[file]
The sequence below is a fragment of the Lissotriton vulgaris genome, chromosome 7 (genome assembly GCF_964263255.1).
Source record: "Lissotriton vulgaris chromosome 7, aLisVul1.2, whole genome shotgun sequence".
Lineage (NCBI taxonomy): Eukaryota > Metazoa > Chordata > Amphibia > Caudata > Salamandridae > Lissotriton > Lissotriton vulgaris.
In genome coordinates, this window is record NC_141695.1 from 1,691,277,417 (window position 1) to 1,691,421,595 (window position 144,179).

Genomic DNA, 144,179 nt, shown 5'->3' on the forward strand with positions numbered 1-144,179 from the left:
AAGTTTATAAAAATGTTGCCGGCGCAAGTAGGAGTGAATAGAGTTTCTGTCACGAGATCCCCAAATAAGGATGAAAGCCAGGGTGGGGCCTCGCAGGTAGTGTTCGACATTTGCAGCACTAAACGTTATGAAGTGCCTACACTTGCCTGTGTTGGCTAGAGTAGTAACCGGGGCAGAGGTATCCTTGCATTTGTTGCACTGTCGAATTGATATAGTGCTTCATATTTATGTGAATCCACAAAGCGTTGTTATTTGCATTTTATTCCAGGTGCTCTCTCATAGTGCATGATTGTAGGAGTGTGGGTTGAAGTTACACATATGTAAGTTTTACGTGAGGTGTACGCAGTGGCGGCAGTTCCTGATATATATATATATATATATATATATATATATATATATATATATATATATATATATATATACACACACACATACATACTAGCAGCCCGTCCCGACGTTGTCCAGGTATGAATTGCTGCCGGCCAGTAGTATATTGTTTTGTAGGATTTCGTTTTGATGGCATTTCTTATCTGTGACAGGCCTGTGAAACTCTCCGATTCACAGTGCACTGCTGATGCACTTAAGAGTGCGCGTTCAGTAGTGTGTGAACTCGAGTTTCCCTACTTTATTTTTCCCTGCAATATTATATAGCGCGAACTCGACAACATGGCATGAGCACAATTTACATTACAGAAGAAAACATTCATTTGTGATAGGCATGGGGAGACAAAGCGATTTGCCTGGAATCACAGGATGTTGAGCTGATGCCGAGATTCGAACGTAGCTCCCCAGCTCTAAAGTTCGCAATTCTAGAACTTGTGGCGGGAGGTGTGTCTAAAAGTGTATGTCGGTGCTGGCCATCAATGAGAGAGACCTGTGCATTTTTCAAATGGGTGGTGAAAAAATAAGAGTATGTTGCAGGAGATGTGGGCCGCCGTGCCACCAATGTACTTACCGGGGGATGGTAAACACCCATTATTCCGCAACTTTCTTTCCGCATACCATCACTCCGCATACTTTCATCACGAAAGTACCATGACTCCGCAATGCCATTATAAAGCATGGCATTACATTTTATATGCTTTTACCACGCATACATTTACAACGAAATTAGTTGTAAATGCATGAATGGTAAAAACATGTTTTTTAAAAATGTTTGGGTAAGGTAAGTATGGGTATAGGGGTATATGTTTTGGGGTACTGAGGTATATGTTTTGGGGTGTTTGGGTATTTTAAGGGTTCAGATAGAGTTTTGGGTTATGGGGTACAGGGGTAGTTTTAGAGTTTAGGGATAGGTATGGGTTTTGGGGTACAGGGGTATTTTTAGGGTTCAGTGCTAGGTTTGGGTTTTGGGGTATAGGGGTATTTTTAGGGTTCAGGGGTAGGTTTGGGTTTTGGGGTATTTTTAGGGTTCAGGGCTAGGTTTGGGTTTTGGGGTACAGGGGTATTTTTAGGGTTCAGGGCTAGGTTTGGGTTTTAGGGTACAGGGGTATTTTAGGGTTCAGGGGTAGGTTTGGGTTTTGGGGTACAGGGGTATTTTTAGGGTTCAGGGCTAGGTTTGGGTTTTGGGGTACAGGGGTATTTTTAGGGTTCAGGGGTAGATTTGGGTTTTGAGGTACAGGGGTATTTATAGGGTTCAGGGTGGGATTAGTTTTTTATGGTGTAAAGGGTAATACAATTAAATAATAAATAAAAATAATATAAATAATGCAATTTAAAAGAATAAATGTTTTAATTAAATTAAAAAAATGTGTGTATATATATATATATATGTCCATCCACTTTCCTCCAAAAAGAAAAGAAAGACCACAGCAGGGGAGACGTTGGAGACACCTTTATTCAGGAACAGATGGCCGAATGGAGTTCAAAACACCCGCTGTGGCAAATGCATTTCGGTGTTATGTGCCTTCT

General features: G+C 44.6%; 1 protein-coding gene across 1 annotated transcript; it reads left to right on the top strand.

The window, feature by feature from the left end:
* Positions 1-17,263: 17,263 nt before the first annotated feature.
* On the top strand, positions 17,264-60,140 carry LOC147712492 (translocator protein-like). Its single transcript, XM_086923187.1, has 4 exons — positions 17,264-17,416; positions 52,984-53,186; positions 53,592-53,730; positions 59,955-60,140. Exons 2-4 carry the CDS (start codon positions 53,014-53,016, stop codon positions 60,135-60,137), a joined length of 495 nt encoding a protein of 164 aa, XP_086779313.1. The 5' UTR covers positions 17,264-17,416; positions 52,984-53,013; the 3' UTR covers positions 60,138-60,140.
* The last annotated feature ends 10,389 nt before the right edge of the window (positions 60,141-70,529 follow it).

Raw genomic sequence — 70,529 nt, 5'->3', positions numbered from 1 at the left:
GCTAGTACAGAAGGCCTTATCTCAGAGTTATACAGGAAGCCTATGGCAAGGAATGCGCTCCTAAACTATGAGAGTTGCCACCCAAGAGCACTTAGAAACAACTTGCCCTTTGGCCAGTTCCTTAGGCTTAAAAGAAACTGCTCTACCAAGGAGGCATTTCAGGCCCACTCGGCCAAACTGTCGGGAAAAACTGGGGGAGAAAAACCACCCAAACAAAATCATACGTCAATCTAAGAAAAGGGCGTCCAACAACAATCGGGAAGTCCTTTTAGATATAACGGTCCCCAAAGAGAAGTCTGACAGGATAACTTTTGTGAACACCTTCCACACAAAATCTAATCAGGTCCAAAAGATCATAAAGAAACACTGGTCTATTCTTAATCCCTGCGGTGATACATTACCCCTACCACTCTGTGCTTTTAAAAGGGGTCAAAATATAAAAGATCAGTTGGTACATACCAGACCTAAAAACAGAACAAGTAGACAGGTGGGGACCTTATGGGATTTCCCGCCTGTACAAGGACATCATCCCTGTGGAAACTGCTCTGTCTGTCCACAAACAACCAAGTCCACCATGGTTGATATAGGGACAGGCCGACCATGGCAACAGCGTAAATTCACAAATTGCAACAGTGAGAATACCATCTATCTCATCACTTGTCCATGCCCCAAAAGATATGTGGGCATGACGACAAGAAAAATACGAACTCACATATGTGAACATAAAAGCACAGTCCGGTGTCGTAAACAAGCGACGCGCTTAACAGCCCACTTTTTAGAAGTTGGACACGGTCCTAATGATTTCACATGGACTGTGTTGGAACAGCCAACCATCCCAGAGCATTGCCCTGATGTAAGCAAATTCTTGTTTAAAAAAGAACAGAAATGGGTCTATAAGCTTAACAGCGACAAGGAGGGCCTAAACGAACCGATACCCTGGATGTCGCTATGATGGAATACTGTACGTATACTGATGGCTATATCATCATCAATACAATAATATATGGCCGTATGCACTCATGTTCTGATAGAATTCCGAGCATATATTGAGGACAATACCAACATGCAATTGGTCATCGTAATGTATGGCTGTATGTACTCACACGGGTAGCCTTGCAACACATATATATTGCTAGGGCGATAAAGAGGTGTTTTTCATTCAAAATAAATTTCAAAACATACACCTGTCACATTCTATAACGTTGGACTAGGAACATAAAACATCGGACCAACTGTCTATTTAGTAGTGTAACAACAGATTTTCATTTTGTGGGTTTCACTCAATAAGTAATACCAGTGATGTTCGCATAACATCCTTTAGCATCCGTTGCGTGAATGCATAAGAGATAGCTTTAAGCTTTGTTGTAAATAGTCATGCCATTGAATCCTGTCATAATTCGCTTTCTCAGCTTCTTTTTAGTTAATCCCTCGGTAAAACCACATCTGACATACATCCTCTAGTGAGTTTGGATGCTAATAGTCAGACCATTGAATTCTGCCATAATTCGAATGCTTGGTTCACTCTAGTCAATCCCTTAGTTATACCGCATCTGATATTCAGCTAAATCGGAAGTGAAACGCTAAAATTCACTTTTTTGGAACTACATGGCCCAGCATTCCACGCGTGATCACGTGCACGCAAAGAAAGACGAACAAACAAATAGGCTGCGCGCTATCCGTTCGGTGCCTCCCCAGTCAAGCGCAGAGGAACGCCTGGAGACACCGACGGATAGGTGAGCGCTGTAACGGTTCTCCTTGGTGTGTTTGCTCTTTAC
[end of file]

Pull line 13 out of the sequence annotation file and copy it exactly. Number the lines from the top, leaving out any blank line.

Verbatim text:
GCTAGTACAGAAGGCCTTATCTCAGAGTTATACAGGAAGCCTATGGCAAGGAATGCGCTCCTAAACTATGAGAGTTGCCACCCAAGAGCACTTAGAAACAACTTGCCCTTTGGCCAGTTCCTTAGGCTTAAAAGAAACTGCTCTACCAAGGAGGCATTTCAGGCCCACTCGGCCAAACTGTCGGGAAAAACTGGGGGAGAAAAACCACCCAAACAAAATCATACGTCAATCTAAGAAAAGGGCGTCCAACAACAATCGGGAAGTCCTTTTAGATATAACGGTCCCCAAAGAGAAGTCTGACAGGATAACTTTTGTGAACACCTTCCACACAAAATCTAATCAGGTCCAAAAGATCATAAAGAAACACTGGTCTATTCTTAATCCCTGCGGTGATACATTACCCCTACCACTCTGTGCTTTTAAAAGGGGTCAAAATATAAAAGATCAGTTGGTACATACCAGACCTAAAAACAGAACAAGTAGACAGGTGGGGACCTTATGGGATTTCCCGCCTGTACAAGGACATCATCCCTGTGGAAACTGCTCTGTCTGTCCACAAACAACCAAGTCCACCATGGTTGATATAGGGACAGGCCGACCATGGCAACAGCGTAAATTCACAAATTGCAACAGTGAGAATACCATCTATCTCATCACTTGTCCATGCCCCAAAAGATATGTGGGCATGACGACAAGAAAAATACGAACTCACATATGTGAACATAAAAGCACAGTCCGGTGTCGTAAACAAGCGACGCGCTTAACAGCCCACTTTTTAGAAGTTGGACACGGTCCTAATGATTTCACATGGACTGTGTTGGAACAGCCAACCATCCCAGAGCATTGCCCTGATGTAAGCAAATTCTTGTTTAAAAAAGAACAGAAATGGGTCTATAAGCTTAACAGCGACAAGGAGGGCCTAAACGAACCGATACCCTGGATGTCGCTATGATGGAATACTGTACGTATACTGATGGCTATATCATCATCAATACAATAATATATGGCCGTATGCACTCATGTTCTGATAGAATTCCGAGCATATATTGAGGACAATACCAACATGCAATTGGTCATCGTAATGTATGGCTGTATGTACTCACACGGGTAGCCTTGCAACACATATATATTGCTAGGGCGATAAAGAGGTGTTTTTCATTCAAAATAAATTTCAAAACATACACCTGTCACATTCTATAACGTTGGACTAGGAACATAAAACATCGGACCAACTGTCTATTTAGTAGTGTAACAACAGATTTTCATTTTGTGGGTTTCACTCAATAAGTAATACCAGTGATGTTCGCATAACATCCTTTAGCATCCGTTGCGTGAATGCATAAGAGATAGCTTTAAGCTTTGTTGTAAATAGTCATGCCATTGAATCCTGTCATAATTCGCTTTCTCAGCTTCTTTTTAGTTAATCCCTCGGTAAAACCACATCTGACATACATCCTCTAGTGAGTTTGGATGCTAATAGTCAGACCATTGAATTCTGCCATAATTCGAATGCTTGGTTCACTCTAGTCAATCCCTTAGTTATACCGCATCTGATATTCAGCTAAATCGGAAGTGAAACGCTAAAATTCACTTTTTTGGAACTACATGGCCCAGCATTCCACGCGTGATCACGTGCACGCAAAGAAAGACGAACAAACAAATAGGCTGCGCGCTATCCGTTCGGTGCCTCCCCAGTCAAGCGCAGAGGAACGCCTGGAGACACCGACGGATAGGTGAGCGCTGTAACGGTTCTCCTTGGTGTGTTTGCTCTTTAC